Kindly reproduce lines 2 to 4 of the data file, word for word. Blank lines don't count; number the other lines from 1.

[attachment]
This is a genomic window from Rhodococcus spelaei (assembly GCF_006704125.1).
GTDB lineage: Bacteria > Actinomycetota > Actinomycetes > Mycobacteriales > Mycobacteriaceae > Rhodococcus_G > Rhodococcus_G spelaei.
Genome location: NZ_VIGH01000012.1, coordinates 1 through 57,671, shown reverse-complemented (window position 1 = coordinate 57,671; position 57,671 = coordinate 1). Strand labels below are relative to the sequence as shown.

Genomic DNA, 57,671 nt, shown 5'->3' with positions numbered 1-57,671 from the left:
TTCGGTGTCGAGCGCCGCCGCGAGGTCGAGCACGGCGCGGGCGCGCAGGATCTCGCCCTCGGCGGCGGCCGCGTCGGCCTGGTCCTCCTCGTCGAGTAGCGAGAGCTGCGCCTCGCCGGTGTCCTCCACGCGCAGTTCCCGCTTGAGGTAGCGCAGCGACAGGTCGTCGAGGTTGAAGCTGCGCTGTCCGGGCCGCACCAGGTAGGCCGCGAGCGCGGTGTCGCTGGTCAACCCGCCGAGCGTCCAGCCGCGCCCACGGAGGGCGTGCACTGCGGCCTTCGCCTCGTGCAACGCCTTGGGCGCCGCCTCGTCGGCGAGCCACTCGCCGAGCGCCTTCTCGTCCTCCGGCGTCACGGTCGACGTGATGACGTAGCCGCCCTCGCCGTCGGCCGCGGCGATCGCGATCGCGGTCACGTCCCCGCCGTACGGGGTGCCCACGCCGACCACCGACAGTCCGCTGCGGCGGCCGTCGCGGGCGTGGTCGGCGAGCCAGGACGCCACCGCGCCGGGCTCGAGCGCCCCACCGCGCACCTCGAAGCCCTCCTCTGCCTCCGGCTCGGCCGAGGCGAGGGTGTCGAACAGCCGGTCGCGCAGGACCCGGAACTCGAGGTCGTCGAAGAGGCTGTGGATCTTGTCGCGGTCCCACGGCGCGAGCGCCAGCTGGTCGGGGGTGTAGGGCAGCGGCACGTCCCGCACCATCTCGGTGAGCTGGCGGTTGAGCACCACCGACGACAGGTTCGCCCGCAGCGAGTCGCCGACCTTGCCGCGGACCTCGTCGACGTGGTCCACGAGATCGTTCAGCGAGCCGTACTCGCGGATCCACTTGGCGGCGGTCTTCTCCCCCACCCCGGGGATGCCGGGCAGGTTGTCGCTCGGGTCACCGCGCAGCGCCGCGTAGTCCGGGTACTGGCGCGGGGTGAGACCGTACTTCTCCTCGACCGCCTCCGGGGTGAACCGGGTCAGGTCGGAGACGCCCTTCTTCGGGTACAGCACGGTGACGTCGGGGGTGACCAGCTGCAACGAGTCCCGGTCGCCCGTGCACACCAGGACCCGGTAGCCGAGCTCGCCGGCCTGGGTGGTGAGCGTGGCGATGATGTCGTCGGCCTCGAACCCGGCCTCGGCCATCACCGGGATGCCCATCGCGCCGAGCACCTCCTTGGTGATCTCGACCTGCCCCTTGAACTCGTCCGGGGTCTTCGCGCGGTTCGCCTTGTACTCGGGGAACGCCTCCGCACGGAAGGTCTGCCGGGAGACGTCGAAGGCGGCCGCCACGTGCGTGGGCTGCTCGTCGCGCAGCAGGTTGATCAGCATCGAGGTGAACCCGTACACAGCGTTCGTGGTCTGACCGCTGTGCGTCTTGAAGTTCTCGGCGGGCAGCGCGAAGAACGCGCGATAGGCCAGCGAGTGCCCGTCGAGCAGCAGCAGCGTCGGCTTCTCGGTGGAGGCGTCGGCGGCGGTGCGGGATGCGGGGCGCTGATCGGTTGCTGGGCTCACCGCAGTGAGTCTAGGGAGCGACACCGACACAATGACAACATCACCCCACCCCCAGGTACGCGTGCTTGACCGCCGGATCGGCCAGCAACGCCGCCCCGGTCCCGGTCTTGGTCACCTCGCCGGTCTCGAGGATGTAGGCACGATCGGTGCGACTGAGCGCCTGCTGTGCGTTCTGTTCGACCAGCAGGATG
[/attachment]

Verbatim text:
GTDB lineage: Bacteria > Actinomycetota > Actinomycetes > Mycobacteriales > Mycobacteriaceae > Rhodococcus_G > Rhodococcus_G spelaei.
Genome location: NZ_VIGH01000012.1, coordinates 1 through 57,671, shown reverse-complemented (window position 1 = coordinate 57,671; position 57,671 = coordinate 1). Strand labels below are relative to the sequence as shown.

Genomic DNA, 57,671 nt, shown 5'->3' with positions numbered 1-57,671 from the left: